"For now, the best way to reduce your risk of a heart attack is to keep your blood glucose, blood pressure and blood fat at healthy levels, seek help to stop smoking, and by being active and eating a healthy, balanced diet."
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Notes to editors
1) Multimorbidity and survival for patients with acute myocardial infarction in England and Wales: Latent class analysis of a nationwide population-based cohort by Hall, M. et all, University of Leeds. Published in PLOS ONE 6 March 2018. doi.org/10.1371/journal.pmed.1002501
About the British Heart Foundation (BHF)
For over 50 years we've pioneered research that's transformed the lives of people living with heart and circulatory conditions. Our work has been central to the discoveries of vital treatments that are changing the fight against heart disease. But so many people still need our help. From babies born with life-threatening heart problems to the many Mums, Dads and Grandparents who survive a heart attack and endure the daily battles of heart failure. Every pound raised, minute of your time and donation to our shops will help make a difference to people's lives. For more information, visit bhf.org.uk
About Diabetes UK:
1. Diabetes UK's aim is creating a world where diabetes can do no harm. Diabetes is the most devastating and fastest growing health crisis of our time, affecting more people than any other serious health condition in the UK - more than dementia and cancer combined. There is currently no known cure for any type of diabetes. With the right treatment, knowledge and support people living with diabetes can lead a long, full and healthy life. For more information about diabetes and the charity's work, visit http://www.
2. Diabetes is a condition where there is too much glucose in the blood because the body cannot use it properly. If not managed well, both Type 1 and Type 2 diabetes can lead to devastating complications. Diabetes is one of the leading causes of preventable sight loss in people of working age in the UK and is a major cause of lower limb amputation, kidney failure and stroke.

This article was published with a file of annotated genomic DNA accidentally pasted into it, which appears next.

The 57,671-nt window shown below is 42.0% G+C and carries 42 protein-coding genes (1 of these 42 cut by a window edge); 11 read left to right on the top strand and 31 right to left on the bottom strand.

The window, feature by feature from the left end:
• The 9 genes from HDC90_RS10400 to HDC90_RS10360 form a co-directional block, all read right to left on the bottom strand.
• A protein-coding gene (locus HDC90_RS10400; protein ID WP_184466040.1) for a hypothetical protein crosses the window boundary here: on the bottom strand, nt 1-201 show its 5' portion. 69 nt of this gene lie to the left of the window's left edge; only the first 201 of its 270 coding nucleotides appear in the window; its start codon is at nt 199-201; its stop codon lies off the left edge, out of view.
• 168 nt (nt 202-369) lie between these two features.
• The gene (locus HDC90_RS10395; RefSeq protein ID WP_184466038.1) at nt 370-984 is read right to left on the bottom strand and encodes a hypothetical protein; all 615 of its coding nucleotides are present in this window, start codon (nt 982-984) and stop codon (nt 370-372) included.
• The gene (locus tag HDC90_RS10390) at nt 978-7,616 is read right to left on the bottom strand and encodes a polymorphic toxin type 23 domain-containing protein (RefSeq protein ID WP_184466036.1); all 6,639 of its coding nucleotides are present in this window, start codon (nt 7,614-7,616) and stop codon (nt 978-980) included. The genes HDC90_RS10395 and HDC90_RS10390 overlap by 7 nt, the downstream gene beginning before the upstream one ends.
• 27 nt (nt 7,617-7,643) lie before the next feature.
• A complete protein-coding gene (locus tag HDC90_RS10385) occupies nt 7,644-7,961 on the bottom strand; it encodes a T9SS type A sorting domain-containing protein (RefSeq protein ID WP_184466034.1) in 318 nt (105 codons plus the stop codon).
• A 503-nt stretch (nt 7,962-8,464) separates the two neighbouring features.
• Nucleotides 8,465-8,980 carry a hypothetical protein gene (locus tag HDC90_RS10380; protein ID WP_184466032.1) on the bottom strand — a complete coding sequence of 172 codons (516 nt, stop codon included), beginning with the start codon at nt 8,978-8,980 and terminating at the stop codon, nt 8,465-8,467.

3. People with Type 1 diabetes cannot produce insulin. About 10 per cent of people with diabetes have Type 1. No one knows exactly what causes it, but it's not to do with being overweight and it isn't currently preventable. It's the most common type of diabetes in children and young adults, starting suddenly and getting worse quickly. Type 1 diabetes is treated by daily insulin doses - taken either by injections or via an insulin pump. It is also recommended to follow a healthy diet and take regular physical activity.
4. People with Type 2 diabetes don't produce enough insulin or the insulin they produce doesn't work properly (known as insulin resistance). About 90 per cent of people with diabetes have Type 2. They might get Type 2 diabetes because of their family history, age and ethnic background puts them at increased risk. They are also more likely to get Type 2 diabetes if they are overweight. It starts gradually, usually later in life, and it can be years before they realise they have it. Type 2 diabetes is treated with a healthy diet and increased physical activity. In addition, tablets and/or insulin can be required.
For more information on reporting on diabetes, download our journalists' guide: Diabetes in the News: A Guide for Journalists on Reporting on Diabetes (PDF, 3MB).